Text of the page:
Last trains

During the week, the D.C. metro runs until just after midnight (it runs until 3 AM on the weekend). I always wondered how they coordinated transfers between “last trains” of the night, and last night I found out. I managed to just barely make the last Orange Line train in the direction of New Carrollton. When I got to L’Enfant, I discovered just how the process works. It goes something like this:

You don’t want people on the Yellow or Green lines transferring to the Orange line because the last Orange line train has already come through. So the last Green Line trains of the night come into the station empty. In fact, L’Enfant is their starting point in both directions. They wait until the last Orange and Blue line trains have come into the station. This gives passengers on those trains a chance to board. (Since the Green line trains were empty coming into the station, there is no one left to transfer to Blue/Orange line trains.) Once everyone has boarded, they depart for their final destination.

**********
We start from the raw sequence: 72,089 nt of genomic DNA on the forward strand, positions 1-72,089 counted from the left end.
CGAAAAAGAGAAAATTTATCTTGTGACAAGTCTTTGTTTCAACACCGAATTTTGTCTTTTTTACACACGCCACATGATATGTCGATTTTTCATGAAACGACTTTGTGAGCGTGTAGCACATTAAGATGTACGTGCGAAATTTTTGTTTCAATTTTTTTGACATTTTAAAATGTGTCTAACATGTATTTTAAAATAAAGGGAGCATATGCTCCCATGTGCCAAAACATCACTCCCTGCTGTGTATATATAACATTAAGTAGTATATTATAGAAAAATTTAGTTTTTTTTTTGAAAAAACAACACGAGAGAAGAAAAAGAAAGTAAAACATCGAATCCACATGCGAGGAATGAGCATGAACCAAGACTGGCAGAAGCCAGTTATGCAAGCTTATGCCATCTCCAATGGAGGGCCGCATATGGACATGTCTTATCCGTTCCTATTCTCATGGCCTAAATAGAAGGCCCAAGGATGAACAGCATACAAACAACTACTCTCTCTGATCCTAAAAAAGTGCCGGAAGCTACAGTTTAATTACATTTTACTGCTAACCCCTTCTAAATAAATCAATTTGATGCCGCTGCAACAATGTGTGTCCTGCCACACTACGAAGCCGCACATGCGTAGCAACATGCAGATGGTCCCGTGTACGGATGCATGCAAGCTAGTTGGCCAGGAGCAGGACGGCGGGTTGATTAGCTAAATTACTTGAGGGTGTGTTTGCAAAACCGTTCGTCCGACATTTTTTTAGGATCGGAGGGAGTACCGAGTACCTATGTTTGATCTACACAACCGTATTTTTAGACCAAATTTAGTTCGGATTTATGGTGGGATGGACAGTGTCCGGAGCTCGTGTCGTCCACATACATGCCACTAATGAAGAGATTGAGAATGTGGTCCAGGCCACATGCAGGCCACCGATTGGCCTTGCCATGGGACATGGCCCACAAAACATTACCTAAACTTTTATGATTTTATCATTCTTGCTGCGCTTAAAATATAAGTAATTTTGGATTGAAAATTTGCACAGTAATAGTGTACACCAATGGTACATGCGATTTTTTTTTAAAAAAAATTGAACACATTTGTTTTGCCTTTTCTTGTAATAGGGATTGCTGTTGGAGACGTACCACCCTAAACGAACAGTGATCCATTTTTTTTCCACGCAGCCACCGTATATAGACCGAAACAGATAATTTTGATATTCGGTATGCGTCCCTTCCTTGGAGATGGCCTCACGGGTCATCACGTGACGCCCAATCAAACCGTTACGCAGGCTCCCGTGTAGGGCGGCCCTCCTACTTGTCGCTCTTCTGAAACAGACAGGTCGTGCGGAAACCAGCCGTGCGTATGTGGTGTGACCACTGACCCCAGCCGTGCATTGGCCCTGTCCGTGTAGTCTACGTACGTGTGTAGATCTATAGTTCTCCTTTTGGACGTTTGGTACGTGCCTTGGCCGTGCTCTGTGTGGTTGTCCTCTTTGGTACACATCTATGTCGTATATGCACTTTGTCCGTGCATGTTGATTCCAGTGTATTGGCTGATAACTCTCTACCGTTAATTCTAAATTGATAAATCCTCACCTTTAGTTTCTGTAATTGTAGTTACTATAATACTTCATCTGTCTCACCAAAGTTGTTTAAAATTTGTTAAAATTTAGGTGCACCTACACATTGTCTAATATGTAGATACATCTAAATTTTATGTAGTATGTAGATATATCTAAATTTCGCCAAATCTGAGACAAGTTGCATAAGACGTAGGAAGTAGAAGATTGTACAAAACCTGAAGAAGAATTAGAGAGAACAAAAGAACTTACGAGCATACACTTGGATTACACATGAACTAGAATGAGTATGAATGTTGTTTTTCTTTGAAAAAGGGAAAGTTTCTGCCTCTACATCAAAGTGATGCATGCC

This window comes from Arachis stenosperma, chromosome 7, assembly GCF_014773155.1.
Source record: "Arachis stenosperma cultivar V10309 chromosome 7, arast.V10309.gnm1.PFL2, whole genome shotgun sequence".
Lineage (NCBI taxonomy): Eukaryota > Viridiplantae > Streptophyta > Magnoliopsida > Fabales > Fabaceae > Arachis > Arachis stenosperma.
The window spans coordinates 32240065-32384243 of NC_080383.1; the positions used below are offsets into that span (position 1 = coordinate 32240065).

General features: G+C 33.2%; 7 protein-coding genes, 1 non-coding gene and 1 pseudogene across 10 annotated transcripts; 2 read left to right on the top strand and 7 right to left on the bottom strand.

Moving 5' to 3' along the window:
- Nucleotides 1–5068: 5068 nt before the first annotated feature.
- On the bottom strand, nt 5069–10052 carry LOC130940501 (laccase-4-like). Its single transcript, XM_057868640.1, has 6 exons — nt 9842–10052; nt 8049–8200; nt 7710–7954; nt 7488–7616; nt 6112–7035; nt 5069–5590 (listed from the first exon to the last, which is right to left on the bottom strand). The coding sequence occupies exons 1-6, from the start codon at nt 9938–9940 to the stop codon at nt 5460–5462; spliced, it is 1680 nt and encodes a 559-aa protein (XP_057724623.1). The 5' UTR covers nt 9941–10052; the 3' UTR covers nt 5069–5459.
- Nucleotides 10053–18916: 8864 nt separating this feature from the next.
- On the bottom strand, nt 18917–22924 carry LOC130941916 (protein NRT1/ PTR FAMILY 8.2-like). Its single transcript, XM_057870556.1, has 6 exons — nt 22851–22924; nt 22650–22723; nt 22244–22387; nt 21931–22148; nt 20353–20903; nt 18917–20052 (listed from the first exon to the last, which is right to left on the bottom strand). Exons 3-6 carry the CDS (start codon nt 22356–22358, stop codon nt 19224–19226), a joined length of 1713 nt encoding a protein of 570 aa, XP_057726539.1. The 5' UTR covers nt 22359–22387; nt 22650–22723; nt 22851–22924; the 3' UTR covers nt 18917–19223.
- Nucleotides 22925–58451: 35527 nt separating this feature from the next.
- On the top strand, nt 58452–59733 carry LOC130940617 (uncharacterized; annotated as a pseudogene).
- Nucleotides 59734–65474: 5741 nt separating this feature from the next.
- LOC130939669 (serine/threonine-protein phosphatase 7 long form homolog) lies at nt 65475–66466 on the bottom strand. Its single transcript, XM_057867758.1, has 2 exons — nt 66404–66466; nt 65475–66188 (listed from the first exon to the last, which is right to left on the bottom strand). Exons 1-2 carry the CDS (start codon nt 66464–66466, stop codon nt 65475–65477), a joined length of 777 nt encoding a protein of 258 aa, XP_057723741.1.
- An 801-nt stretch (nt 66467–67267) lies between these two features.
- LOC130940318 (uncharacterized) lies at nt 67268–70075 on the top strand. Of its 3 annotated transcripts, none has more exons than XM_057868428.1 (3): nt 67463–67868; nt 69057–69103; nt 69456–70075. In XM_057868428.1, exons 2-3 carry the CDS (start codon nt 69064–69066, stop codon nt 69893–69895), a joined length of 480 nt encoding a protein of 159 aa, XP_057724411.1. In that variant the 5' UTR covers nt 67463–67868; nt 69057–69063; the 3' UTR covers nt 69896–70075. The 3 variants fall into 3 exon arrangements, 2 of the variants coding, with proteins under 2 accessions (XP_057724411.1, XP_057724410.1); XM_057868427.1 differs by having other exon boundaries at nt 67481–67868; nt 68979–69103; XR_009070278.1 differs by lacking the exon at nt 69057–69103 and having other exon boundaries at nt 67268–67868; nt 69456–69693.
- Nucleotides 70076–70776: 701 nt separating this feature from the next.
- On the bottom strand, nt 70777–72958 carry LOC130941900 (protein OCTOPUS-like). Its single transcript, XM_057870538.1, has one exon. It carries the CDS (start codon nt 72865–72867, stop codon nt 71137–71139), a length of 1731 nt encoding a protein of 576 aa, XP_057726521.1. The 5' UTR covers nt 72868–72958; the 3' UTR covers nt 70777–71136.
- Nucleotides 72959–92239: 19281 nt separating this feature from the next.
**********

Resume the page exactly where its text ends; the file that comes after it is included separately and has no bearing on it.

It’s clever and I wouldn’t have thought of it unless I had seen it myself.

Published by Jamie Todd Rubin

Jamie Todd Rubin writes fiction and nonfiction for a variety of publications including Analog, Clarkesworld, The Daily Beast, 99U, Daily Science Fiction, Lightspeed, InterGalactic Medicine Show, and several anthologies. He was featured in Lifehacker’s How I Work series. He has been blogging since 2005. By day, he manages software projects and occasionally writes code. He lives in Falls Church, Virginia with his wife and three children. Find him on Twitter at @jamietr.